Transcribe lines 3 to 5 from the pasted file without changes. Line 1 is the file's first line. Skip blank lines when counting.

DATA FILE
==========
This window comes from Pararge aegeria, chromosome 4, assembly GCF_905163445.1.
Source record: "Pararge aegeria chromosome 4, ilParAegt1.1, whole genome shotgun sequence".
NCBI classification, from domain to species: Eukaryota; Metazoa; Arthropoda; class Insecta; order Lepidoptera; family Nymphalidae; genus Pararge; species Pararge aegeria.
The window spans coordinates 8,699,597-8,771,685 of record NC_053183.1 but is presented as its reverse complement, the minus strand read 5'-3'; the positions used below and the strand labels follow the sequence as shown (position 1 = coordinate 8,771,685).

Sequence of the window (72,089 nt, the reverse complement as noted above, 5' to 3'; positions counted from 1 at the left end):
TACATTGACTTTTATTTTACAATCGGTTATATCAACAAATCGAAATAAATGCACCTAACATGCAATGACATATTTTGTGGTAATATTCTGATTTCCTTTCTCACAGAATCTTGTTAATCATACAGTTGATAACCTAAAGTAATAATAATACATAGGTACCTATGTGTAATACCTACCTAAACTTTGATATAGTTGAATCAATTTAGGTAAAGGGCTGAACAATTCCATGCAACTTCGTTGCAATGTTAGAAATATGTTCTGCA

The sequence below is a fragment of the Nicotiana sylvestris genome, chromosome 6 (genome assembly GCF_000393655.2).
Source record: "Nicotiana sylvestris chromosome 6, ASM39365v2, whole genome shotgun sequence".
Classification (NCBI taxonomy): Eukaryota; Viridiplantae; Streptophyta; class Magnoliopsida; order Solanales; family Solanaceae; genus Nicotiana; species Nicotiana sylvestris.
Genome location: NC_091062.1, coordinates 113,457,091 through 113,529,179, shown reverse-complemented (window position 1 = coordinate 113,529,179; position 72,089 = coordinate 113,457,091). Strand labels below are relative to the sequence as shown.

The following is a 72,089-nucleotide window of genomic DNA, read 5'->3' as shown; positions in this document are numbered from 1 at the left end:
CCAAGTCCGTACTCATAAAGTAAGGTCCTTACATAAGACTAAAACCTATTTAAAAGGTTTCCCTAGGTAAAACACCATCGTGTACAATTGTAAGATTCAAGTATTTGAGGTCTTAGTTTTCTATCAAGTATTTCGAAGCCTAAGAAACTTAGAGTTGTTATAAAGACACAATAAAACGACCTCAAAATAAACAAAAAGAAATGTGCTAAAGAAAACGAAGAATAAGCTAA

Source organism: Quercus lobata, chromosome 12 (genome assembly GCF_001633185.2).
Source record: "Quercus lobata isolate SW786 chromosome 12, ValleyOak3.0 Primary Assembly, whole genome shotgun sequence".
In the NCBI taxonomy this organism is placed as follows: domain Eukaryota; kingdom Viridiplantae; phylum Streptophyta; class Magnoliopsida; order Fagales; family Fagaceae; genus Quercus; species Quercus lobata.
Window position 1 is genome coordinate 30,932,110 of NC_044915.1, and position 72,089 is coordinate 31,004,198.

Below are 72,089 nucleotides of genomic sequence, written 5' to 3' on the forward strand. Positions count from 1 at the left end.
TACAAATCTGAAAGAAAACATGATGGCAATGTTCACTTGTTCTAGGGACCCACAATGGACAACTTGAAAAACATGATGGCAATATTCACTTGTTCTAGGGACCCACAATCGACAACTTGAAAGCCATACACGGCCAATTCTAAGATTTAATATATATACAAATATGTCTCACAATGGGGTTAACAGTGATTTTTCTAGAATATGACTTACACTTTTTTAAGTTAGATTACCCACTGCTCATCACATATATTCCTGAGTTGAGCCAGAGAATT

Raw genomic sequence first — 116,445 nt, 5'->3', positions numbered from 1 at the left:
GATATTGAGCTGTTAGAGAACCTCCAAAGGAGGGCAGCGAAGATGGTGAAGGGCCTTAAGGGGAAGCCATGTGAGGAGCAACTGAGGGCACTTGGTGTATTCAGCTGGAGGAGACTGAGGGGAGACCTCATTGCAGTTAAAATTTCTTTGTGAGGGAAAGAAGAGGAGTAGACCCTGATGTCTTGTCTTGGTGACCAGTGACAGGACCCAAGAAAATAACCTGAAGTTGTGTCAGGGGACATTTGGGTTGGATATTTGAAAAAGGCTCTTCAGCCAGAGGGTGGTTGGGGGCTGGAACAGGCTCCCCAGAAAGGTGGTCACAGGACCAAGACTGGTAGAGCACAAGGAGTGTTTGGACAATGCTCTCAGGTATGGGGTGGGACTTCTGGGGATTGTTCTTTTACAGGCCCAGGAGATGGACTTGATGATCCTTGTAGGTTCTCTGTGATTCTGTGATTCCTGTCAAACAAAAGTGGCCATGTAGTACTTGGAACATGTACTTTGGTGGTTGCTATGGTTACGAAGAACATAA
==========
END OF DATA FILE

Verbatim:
NCBI classification, from domain to species: Eukaryota; Metazoa; Arthropoda; class Insecta; order Lepidoptera; family Nymphalidae; genus Pararge; species Pararge aegeria.
The window spans coordinates 8,699,597-8,771,685 of record NC_053183.1 but is presented as its reverse complement, the minus strand read 5'-3'; the positions used below and the strand labels follow the sequence as shown (position 1 = coordinate 8,771,685).

Sequence of the window (72,089 nt, the reverse complement as noted above, 5' to 3'; positions counted from 1 at the left end):